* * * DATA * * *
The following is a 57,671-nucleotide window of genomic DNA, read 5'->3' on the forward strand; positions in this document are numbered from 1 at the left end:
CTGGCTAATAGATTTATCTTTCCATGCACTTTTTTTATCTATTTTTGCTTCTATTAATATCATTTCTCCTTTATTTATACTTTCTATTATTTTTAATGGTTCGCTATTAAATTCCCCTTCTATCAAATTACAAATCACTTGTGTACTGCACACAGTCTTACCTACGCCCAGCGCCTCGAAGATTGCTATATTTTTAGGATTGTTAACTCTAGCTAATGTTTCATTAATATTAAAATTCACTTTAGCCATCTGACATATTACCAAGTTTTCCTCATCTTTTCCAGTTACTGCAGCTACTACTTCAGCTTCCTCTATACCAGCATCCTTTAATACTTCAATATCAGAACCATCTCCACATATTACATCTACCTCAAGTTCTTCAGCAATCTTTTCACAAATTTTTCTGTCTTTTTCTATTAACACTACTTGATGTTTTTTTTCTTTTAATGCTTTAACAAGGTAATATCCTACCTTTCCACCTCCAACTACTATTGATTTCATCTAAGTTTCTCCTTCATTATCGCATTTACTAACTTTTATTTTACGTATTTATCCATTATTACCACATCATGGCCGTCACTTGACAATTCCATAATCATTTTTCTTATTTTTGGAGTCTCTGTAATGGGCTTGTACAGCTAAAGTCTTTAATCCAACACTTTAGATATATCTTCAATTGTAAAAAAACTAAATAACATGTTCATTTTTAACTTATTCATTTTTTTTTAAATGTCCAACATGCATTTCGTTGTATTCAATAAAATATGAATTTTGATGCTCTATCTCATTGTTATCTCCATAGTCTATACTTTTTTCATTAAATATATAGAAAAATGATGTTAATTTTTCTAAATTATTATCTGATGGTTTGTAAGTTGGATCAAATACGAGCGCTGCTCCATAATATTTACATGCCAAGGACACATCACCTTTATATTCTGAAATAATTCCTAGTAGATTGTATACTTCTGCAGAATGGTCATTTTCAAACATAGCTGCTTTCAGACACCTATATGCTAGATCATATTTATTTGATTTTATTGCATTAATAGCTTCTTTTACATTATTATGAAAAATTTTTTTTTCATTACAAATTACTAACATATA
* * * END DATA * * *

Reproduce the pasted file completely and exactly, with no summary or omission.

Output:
The following is a 57,671-nucleotide window of genomic DNA, read 5'->3' on the forward strand; positions in this document are numbered from 1 at the left end:
CTGGCTAATAGATTTATCTTTCCATGCACTTTTTTTATCTATTTTTGCTTCTATTAATATCATTTCTCCTTTATTTATACTTTCTATTATTTTTAATGGTTCGCTATTAAATTCCCCTTCTATCAAATTACAAATCACTTGTGTACTGCACACAGTCTTACCTACGCCCAGCGCCTCGAAGATTGCTATATTTTTAGGATTGTTAACTCTAGCTAATGTTTCATTAATATTAAAATTCACTTTAGCCATCTGACATATTACCAAGTTTTCCTCATCTTTTCCAGTTACTGCAGCTACTACTTCAGCTTCCTCTATACCAGCATCCTTTAATACTTCAATATCAGAACCATCTCCACATATTACATCTACCTCAAGTTCTTCAGCAATCTTTTCACAAATTTTTCTGTCTTTTTCTATTAACACTACTTGATGTTTTTTTTCTTTTAATGCTTTAACAAGGTAATATCCTACCTTTCCACCTCCAACTACTATTGATTTCATCTAAGTTTCTCCTTCATTATCGCATTTACTAACTTTTATTTTACGTATTTATCCATTATTACCACATCATGGCCGTCACTTGACAATTCCATAATCATTTTTCTTATTTTTGGAGTCTCTGTAATGGGCTTGTACAGCTAAAGTCTTTAATCCAACACTTTAGATATATCTTCAATTGTAAAAAAACTAAATAACATGTTCATTTTTAACTTATTCATTTTTTTTTAAATGTCCAACATGCATTTCGTTGTATTCAATAAAATATGAATTTTGATGCTCTATCTCATTGTTATCTCCATAGTCTATACTTTTTTCATTAAATATATAGAAAAATGATGTTAATTTTTCTAAATTATTATCTGATGGTTTGTAAGTTGGATCAAATACGAGCGCTGCTCCATAATATTTACATGCCAAGGACACATCACCTTTATATTCTGAAATAATTCCTAGTAGATTGTATACTTCTGCAGAATGGTCATTTTCAAACATAGCTGCTTTCAGACACCTATATGCTAGATCATATTTATTTGATTTTATTGCATTAATAGCTTCTTTTACATTATTATGAAAAATTTTTTTTTCATTACAAATTACTAACATATA